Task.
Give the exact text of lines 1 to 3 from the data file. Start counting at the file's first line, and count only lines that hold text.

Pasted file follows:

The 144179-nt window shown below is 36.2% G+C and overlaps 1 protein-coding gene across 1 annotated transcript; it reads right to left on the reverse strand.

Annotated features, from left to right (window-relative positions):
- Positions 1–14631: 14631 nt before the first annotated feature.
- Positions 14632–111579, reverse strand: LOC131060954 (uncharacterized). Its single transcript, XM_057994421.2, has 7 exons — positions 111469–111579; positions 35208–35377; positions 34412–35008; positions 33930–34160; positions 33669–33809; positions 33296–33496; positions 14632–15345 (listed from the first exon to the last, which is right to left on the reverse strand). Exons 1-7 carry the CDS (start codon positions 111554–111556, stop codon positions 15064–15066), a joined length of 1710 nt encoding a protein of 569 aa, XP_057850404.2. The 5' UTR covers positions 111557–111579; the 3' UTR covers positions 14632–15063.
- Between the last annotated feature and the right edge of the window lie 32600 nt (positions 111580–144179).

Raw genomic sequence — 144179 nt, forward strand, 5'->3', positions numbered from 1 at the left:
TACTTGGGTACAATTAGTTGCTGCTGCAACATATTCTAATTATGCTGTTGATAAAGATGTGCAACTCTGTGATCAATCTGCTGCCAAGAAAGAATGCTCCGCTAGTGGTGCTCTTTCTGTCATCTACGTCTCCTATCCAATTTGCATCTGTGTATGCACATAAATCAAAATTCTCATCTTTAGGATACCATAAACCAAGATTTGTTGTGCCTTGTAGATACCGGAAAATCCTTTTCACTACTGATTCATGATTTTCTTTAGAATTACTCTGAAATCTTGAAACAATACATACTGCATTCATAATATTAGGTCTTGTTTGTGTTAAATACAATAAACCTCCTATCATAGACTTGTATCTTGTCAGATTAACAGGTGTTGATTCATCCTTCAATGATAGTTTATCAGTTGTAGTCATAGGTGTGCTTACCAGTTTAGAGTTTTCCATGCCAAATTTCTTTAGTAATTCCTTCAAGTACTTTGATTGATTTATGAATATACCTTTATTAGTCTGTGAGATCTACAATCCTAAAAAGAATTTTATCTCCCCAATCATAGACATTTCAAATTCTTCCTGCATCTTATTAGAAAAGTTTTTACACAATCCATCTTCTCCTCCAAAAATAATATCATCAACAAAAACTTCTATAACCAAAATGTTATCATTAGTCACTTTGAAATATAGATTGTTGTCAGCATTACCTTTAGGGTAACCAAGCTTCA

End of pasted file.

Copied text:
The 144179-nt window shown below is 36.2% G+C and overlaps 1 protein-coding gene across 1 annotated transcript; it reads right to left on the reverse strand.

Annotated features, from left to right (window-relative positions):
- Positions 1–14631: 14631 nt before the first annotated feature.